“It was forced to take evasive action to prevent the possibility of collision,” Davis said of the Navy plane.
The interaction marks at least the third time in recent months that a Chinese jet has buzzed a U.S. surveillance plane over the East China Sea. In May, Chinese Su-30 fighters twice buzzed an Air Force WC-135 Constant Phoenix, which has conducted missions off the Korean Peninsula to collect air samples and detect for traces of nuclear explosions.
Davis underscored Monday that most interactions between American and Chinese aircraft remain professional, calling the latest incident “the exception, not the norm.” But China has repeatedly expressed displeasure with U.S. surveillance in the region and with Washington’s efforts to stop North Korea from building an intercontinental ballistic missile capable of carrying a nuclear weapon.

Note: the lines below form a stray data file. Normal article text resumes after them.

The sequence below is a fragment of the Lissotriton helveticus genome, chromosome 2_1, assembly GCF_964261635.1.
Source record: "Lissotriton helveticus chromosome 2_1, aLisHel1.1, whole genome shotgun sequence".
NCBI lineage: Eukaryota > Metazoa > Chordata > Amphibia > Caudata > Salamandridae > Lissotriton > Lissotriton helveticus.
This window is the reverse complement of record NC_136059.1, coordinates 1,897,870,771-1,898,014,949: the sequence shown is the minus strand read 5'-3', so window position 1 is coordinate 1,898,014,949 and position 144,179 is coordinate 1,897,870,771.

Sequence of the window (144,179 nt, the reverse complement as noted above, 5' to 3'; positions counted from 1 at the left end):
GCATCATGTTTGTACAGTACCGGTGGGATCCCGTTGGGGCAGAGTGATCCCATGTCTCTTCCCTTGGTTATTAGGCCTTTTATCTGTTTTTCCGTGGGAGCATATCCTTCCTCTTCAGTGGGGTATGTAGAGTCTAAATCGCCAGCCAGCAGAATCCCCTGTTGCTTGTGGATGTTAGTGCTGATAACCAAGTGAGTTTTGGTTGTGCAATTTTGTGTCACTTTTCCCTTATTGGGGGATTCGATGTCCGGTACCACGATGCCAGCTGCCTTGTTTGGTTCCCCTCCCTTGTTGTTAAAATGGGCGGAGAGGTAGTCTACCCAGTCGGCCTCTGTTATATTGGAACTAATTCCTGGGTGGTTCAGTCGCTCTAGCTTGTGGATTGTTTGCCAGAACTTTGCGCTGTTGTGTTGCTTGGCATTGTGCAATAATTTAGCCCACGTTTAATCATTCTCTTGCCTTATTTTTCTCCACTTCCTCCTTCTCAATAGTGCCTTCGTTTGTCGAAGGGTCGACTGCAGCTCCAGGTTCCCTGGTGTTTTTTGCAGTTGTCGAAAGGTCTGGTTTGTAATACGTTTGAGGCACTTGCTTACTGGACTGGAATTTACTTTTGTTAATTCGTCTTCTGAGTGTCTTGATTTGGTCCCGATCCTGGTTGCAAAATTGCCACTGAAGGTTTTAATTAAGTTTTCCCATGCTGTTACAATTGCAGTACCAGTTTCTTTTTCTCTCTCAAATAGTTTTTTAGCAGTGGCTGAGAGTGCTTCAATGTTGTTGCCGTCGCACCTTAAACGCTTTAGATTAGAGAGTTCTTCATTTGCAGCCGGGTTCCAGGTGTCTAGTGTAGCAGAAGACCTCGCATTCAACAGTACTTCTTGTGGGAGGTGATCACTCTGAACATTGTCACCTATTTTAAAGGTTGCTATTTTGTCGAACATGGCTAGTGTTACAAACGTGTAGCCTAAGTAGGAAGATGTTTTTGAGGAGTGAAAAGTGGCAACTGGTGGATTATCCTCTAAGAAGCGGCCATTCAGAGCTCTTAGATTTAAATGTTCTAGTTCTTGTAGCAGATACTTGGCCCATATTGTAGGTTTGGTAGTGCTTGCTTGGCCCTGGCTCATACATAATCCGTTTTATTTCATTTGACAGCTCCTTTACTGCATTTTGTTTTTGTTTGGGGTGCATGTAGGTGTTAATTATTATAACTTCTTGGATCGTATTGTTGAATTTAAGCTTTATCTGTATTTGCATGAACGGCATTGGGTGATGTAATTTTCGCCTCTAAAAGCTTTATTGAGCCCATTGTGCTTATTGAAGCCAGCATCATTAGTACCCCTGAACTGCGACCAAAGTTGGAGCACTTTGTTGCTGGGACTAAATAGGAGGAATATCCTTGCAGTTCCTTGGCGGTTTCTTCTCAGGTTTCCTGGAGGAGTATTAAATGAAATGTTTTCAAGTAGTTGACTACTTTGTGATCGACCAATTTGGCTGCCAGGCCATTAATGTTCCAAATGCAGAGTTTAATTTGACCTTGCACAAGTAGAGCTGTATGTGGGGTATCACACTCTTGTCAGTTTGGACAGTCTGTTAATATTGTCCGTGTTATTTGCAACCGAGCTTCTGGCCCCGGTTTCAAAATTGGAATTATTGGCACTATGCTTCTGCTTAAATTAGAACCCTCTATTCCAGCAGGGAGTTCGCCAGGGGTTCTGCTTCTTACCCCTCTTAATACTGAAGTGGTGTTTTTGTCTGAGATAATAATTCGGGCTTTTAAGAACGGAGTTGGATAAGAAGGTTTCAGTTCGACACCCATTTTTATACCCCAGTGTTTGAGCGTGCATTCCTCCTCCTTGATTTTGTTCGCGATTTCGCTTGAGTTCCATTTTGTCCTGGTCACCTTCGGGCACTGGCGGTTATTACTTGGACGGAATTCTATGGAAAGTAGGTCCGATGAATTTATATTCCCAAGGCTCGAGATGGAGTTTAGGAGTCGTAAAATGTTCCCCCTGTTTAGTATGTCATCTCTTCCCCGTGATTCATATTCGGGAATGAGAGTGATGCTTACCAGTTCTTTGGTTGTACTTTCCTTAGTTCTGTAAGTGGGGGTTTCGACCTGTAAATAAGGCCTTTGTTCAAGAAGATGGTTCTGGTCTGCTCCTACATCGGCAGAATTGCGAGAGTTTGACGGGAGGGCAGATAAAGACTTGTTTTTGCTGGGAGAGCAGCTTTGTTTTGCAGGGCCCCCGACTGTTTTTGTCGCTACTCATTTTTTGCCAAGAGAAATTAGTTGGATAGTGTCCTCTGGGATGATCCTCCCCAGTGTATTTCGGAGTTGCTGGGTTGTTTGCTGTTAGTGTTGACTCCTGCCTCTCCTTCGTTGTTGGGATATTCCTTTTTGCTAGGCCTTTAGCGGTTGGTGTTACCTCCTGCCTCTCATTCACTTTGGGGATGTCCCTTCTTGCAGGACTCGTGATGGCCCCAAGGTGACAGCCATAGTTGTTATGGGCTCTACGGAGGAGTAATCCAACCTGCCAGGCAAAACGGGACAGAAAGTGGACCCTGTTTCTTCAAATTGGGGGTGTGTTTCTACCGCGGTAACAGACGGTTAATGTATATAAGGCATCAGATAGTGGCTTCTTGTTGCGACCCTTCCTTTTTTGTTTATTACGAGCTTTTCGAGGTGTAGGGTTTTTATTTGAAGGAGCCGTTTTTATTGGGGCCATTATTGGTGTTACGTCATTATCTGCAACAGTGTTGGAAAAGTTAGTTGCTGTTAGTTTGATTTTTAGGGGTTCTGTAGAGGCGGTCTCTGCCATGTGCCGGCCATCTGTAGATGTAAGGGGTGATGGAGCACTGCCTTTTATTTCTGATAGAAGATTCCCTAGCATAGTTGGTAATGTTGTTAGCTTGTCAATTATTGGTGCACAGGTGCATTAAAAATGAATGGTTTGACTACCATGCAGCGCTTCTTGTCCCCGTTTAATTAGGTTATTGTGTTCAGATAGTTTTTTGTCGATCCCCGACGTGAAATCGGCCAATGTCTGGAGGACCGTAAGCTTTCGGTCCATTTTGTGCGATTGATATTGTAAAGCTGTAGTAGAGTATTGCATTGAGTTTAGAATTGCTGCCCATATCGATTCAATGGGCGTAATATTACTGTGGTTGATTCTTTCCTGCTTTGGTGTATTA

The EP-3 is a land-based aircraft that collects electronic transmissions for American intelligence. In 2001, an EP-3 was involved in an aerial collision with a J-8IIM fighter, causing an international incident in which the Chinese jet crashed and the EP-3 was forced to make an emergency landing on a Chinese island in the South China Sea. The American crew and plane were detained by Chinese authorities but released several days later.